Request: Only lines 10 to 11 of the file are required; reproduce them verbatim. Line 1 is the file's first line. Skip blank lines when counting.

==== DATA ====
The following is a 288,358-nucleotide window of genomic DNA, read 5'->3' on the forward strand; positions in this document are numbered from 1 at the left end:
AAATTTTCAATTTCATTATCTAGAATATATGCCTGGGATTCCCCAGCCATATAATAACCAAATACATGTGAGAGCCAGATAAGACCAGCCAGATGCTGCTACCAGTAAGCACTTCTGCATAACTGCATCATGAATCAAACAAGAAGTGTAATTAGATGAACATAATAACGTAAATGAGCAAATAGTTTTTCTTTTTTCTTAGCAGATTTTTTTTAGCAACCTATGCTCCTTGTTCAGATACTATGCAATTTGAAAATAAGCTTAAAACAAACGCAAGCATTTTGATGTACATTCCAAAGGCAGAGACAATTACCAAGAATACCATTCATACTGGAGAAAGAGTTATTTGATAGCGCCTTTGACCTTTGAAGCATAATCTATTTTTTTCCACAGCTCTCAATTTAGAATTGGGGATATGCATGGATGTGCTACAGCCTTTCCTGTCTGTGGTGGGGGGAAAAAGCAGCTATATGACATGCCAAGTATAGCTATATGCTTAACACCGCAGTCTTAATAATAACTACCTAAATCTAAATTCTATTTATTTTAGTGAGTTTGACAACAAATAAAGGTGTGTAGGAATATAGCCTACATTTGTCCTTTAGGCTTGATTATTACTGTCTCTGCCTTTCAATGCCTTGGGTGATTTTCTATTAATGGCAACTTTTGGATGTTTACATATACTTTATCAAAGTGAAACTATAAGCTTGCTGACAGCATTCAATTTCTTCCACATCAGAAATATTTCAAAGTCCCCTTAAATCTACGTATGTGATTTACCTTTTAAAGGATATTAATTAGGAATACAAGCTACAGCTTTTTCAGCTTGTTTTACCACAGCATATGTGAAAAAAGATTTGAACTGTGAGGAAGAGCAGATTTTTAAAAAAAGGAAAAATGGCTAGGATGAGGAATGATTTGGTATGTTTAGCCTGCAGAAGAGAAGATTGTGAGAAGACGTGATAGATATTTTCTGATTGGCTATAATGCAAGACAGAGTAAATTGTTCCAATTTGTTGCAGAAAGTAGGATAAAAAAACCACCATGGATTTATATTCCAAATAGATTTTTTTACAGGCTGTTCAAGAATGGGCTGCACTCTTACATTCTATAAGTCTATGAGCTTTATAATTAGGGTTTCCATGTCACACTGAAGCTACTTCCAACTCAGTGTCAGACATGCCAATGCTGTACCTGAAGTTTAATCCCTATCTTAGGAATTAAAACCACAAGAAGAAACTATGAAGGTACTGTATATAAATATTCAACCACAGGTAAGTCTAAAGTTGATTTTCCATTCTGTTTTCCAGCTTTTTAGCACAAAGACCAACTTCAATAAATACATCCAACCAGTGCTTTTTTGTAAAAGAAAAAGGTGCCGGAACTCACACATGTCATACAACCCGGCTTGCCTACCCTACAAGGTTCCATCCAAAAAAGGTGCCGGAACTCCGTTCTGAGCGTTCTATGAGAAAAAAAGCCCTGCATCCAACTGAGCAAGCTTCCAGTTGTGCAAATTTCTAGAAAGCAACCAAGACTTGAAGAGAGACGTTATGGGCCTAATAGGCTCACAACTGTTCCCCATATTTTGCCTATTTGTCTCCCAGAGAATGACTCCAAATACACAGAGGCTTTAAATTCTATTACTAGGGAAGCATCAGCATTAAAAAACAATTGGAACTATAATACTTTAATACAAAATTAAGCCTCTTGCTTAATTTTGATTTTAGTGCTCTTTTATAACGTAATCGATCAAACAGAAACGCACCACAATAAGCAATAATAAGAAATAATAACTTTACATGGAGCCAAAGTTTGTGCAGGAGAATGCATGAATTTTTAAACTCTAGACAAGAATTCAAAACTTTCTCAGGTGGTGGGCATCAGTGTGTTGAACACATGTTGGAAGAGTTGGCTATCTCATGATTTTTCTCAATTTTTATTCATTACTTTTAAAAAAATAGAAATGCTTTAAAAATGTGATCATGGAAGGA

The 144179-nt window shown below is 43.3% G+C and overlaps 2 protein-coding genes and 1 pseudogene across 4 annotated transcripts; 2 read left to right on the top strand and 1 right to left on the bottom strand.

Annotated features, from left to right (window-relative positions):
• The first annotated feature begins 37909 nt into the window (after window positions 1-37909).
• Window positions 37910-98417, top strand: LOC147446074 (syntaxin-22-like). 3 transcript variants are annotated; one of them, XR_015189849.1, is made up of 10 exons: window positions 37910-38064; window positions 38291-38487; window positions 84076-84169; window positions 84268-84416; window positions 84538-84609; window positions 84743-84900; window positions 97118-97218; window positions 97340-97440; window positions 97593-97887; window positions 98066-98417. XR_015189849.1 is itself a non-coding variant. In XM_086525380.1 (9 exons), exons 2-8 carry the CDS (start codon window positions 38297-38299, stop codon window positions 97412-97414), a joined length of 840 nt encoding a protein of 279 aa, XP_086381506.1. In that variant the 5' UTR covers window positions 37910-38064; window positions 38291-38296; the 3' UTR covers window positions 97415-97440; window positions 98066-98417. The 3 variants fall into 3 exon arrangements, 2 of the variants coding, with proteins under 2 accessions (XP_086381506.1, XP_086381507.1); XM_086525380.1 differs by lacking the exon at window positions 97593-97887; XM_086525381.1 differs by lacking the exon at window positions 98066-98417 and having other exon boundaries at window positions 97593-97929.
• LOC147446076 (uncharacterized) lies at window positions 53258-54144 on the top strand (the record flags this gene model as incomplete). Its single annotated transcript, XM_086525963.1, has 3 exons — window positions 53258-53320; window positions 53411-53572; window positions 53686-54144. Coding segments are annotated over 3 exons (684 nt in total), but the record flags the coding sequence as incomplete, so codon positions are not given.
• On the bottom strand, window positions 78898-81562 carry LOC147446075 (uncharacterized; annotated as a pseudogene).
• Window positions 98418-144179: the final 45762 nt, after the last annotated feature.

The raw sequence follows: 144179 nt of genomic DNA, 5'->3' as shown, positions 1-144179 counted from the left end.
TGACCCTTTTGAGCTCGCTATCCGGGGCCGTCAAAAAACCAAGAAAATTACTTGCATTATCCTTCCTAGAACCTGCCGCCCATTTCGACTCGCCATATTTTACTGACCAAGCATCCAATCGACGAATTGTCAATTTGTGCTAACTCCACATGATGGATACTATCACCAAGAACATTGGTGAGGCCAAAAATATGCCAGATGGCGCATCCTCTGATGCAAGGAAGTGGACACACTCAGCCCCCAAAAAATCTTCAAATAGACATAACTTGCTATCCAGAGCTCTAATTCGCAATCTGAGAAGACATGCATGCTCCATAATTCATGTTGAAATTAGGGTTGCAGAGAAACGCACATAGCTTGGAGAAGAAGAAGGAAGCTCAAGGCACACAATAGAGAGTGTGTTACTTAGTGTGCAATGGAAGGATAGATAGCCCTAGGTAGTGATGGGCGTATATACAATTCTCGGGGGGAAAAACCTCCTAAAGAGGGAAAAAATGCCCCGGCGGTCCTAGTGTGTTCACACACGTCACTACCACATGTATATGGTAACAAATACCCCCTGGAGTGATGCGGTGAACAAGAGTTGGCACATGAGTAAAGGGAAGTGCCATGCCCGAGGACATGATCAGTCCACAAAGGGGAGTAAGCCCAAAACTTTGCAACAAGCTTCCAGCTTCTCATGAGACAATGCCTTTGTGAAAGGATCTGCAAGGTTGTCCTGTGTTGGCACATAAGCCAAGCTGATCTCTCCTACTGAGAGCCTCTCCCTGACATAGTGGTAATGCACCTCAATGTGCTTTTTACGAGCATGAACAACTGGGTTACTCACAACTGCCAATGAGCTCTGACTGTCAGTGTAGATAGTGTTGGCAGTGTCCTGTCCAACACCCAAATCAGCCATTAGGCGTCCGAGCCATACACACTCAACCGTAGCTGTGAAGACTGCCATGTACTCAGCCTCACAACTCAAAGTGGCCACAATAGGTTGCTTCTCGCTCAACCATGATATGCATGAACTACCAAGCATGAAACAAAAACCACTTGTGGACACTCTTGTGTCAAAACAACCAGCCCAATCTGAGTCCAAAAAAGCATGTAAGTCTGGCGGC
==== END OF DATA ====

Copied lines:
The raw sequence follows: 144179 nt of genomic DNA, 5'->3' as shown, positions 1-144179 counted from the left end.
TGACCCTTTTGAGCTCGCTATCCGGGGCCGTCAAAAAACCAAGAAAATTACTTGCATTATCCTTCCTAGAACCTGCCGCCCATTTCGACTCGCCATATTTTACTGACCAAGCATCCAATCGACGAATTGTCAATTTGTGCTAACTCCACATGATGGATACTATCACCAAGAACATTGGTGAGGCCAAAAATATGCCAGATGGCGCATCCTCTGATGCAAGGAAGTGGACACACTCAGCCCCCAAAAAATCTTCAAATAGACATAACTTGCTATCCAGAGCTCTAATTCGCAATCTGAGAAGACATGCATGCTCCATAATTCATGTTGAAATTAGGGTTGCAGAGAAACGCACATAGCTTGGAGAAGAAGAAGGAAGCTCAAGGCACACAATAGAGAGTGTGTTACTTAGTGTGCAATGGAAGGATAGATAGCCCTAGGTAGTGATGGGCGTATATACAATTCTCGGGGGGAAAAACCTCCTAAAGAGGGAAAAAATGCCCCGGCGGTCCTAGTGTGTTCACACACGTCACTACCACATGTATATGGTAACAAATACCCCCTGGAGTGATGCGGTGAACAAGAGTTGGCACATGAGTAAAGGGAAGTGCCATGCCCGAGGACATGATCAGTCCACAAAGGGGAGTAAGCCCAAAACTTTGCAACAAGCTTCCAGCTTCTCATGAGACAATGCCTTTGTGAAAGGATCTGCAAGGTTGTCCTGTGTTGGCACATAAGCCAAGCTGATCTCTCCTACTGAGAGCCTCTCCCTGACATAGTGGTAATGCACCTCAATGTGCTTTTTACGAGCATGAACAACTGGGTTACTCACAACTGCCAATGAGCTCTGACTGTCAGTGTAGATAGTGTTGGCAGTGTCCTGTCCAACACCCAAATCAGCCATTAGGCGTCCGAGCCATACACACTCAACCGTAGCTGTGAAGACTGCCATGTACTCAGCCTCACAACTCAAAGTGGCCACAATAGGTTGCTTCTCGCTCAACCATGATATGCATGAACTACCAAGCATGAAACAAAAACCACTTGTGGACACTCTTGTGTCAAAACAACCAGCCCAATCTGAGTCCAAAAAAGCATGTAAGTCTGGCGGC